Synaptic bombardment is represented by a stochastic model containing
  two fluctuating conductances g_e(t) and g_i(t) descibed by:

     Isyn = g_e(t) * [V - E_e] + g_i(t) * [V - E_i]
     d g_e / dt = -(g_e - g_e0) / tau_e + sqrt(D_e) * Ft
     d g_i / dt = -(g_i - g_i0) / tau_i + sqrt(D_i) * Ft

  where E_e, E_i are the reversal potentials, g_e0, g_i0 are the average
  conductances, tau_e, tau_i are time constants, D_e, D_i are noise diffusion
  coefficients and Ft is a gaussian white noise of unit standard deviation.

  g_e and g_i are described by an Ornstein-Uhlenbeck (OU) stochastic process
  where tau_e and tau_i represent the "correlation" (if tau_e and tau_i are 
  zero, g_e and g_i are white noise).  The estimation of OU parameters can
  be made from the power spectrum:

     S(w) =  2 * D * tau^2 / (1 + w^2 * tau^2)

  and the diffusion coeffient D is estimated from the variance:

     D = 2 * sigma^2 / tau


NUMERICAL RESOLUTION

  The numerical scheme for integration of OU processes takes advantage 
  of the fact that these processes are gaussian, which led to an exact
  update rule independent of the time step dt (see Gillespie DT, Am J Phys 
  64: 225, 1996):

     x(t+dt) = x(t) * exp(-dt/tau) + A * N(0,1)

  where A = sqrt( D*tau/2 * (1-exp(-2*dt/tau)) ) and N(0,1) is a normal
  random number (avg=0, sigma=1)


IMPLEMENTATION

  This mechanism is implemented as a nonspecific current defined as a
  point process.


PARAMETERS

  The mechanism takes the following parameters:

     E_e = 0  (mV)		: reversal potential of excitatory conductance
     E_i = -75 (mV)		: reversal potential of inhibitory conductance

     g_e0 = 0.0121 (umho)	: average excitatory conductance
     g_i0 = 0.0573 (umho)	: average inhibitory conductance

     std_e = 0.0030 (umho)	: standard dev of excitatory conductance
     std_i = 0.0066 (umho)	: standard dev of inhibitory conductance

     tau_e = 2.728 (ms)		: time constant of excitatory conductance
     tau_i = 10.49 (ms)		: time constant of inhibitory conductance


Gfluct2: conductance cannot be negative


REFERENCE

  Destexhe, A., Rudolph, M., Fellous, J-M. and Sejnowski, T.J.  
  Fluctuating synaptic conductances recreate in-vivo--like activity in
  neocortical neurons. Neuroscience 107: 13-24 (2001).

  (electronic copy available at http://cns.iaf.cnrs-gif.fr)


  A. Destexhe, 1999

-----------------------------------------------------------------------------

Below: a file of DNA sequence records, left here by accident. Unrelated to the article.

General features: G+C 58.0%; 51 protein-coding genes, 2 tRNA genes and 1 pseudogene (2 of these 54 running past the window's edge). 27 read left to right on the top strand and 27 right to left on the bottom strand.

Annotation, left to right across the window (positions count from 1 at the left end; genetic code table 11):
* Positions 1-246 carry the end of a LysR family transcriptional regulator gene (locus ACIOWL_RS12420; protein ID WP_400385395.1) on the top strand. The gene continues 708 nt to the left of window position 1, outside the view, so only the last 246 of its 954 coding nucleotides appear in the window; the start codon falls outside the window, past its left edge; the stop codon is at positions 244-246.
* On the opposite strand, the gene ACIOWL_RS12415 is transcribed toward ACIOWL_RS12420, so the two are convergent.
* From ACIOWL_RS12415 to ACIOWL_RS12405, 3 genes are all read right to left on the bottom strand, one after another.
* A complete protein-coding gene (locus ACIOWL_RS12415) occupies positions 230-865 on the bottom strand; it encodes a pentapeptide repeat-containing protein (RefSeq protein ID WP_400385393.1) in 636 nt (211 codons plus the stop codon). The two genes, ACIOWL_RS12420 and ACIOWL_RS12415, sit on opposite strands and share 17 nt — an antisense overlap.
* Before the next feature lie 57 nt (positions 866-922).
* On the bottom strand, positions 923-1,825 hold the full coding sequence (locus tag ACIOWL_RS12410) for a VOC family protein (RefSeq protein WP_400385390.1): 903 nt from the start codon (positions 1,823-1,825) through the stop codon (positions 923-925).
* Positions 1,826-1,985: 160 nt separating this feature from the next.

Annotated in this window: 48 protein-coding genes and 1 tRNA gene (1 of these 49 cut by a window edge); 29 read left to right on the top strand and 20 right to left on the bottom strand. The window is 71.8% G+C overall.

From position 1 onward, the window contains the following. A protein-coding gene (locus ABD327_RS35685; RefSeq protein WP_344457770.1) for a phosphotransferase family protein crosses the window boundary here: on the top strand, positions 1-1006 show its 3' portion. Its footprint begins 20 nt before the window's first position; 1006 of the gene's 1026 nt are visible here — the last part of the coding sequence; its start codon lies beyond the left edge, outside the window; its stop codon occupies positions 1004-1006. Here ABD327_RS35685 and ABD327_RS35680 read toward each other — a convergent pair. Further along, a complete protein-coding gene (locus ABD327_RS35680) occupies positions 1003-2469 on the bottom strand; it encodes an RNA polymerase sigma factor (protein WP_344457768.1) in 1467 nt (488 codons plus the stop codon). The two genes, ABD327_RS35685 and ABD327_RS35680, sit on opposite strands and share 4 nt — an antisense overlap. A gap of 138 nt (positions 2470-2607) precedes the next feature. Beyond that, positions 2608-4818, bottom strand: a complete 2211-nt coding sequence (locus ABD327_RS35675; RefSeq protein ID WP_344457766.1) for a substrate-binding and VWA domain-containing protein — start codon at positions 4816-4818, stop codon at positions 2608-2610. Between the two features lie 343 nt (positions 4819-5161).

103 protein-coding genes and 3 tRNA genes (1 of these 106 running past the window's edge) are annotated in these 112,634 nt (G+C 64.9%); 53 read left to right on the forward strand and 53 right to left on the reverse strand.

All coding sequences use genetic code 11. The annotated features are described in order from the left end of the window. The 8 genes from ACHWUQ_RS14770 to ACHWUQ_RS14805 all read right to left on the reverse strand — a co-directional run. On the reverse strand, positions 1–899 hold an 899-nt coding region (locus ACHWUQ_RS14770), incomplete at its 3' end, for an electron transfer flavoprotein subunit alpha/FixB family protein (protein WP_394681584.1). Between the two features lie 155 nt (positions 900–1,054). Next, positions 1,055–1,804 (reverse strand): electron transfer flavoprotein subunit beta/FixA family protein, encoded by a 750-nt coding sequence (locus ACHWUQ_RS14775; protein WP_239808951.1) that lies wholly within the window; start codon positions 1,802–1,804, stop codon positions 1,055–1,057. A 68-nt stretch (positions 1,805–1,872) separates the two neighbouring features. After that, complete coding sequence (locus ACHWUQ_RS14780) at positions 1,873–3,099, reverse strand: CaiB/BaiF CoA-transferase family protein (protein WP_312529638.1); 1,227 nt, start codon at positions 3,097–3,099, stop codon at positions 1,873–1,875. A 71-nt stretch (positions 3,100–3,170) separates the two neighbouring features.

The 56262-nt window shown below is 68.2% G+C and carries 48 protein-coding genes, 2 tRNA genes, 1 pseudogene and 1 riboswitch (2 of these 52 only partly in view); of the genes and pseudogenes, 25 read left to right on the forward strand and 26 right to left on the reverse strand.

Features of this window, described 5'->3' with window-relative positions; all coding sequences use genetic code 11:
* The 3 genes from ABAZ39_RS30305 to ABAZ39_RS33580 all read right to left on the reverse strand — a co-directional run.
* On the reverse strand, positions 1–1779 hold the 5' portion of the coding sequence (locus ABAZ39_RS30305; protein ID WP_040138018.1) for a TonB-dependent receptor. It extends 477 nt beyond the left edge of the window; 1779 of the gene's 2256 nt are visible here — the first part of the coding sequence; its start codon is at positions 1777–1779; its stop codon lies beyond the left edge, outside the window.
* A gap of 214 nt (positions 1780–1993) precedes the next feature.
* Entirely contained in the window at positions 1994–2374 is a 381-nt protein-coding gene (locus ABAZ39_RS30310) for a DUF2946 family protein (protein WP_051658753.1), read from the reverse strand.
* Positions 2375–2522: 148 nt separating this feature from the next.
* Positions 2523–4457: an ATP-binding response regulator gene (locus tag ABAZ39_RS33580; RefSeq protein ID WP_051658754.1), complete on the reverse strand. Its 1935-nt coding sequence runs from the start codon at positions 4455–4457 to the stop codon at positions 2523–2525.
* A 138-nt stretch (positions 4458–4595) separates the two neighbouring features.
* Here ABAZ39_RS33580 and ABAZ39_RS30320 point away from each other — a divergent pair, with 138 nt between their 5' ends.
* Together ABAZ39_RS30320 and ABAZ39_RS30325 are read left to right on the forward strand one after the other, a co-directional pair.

ENDCOMMENT



INDEPENDENT {t FROM 0 TO 1 WITH 1 (ms)}

NEURON {
	POINT_PROCESS Gfluct2
	RANGE g_e, g_i, E_e, E_i, g_e0, g_i0, g_e1, g_i1
	RANGE std_e, std_i, tau_e, tau_i, D_e, D_i
	RANGE new_seed
	NONSPECIFIC_CURRENT i
}

UNITS {
	(nA) = (nanoamp) 
	(mV) = (millivolt)
	(umho) = (micromho)
}

PARAMETER {
	dt		(ms)

	E_e	= 0 	(mV)	: reversal potential of excitatory conductance
	E_i	= -75 	(mV)	: reversal potential of inhibitory conductance

	g_e0	= 0.0121 (umho)	: average excitatory conductance
	g_i0	= 0.0573 (umho)	: average inhibitory conductance

	std_e	= 0.0030 (umho)	: standard dev of excitatory conductance
	std_i	= 0.0066 (umho)	: standard dev of inhibitory conductance

	tau_e	= 2.728	(ms)	: time constant of excitatory conductance
	tau_i	= 10.49	(ms)	: time constant of inhibitory conductance
}

ASSIGNED {
	v	(mV)		: membrane voltage
	i 	(nA)		: fluctuating current
	g_e	(umho)		: total excitatory conductance
	g_i	(umho)		: total inhibitory conductance
	g_e1	(umho)		: fluctuating excitatory conductance
	g_i1	(umho)		: fluctuating inhibitory conductance
	D_e	(umho umho /ms) : excitatory diffusion coefficient
	D_i	(umho umho /ms) : inhibitory diffusion coefficient
	exp_e
	exp_i
	amp_e	(umho)
	amp_i	(umho)
}

INITIAL {
	g_e1 = 0
	g_i1 = 0
	if(tau_e != 0) {
		D_e = 2 * std_e * std_e / tau_e
		exp_e = exp(-dt/tau_e)
		amp_e = std_e * sqrt( (1-exp(-2*dt/tau_e)) )
	}
	if(tau_i != 0) {
		D_i = 2 * std_i * std_i / tau_i
		exp_i = exp(-dt/tau_i)
		amp_i = std_i * sqrt( (1-exp(-2*dt/tau_i)) )
	}
}

BREAKPOINT {
	SOLVE oup
	if(tau_e==0) {
	   g_e = std_e * normrand(0,1)
	}
	if(tau_i==0) {
	   g_i = std_i * normrand(0,1)
	}
	g_e = g_e0 + g_e1
	if(g_e < 0) { g_e = 0 }
	g_i = g_i0 + g_i1
	if(g_i < 0) { g_i = 0 }
	i = g_e * (v - E_e) + g_i * (v - E_i)
}


PROCEDURE oup() {		: use Scop function normrand(mean, std_dev)
   if(tau_e!=0) {
	g_e1 =  exp_e * g_e1 + amp_e * normrand(0,1)
   }
   if(tau_i!=0) {
	g_i1 =  exp_i * g_i1 + amp_i * normrand(0,1)
   }
}


PROCEDURE new_seed(seed) {		: procedure to set the seed
	set_seed(seed)
	VERBATIM
	  printf("Setting random generator with seed = %g\n", _lseed);
	ENDVERBATIM
}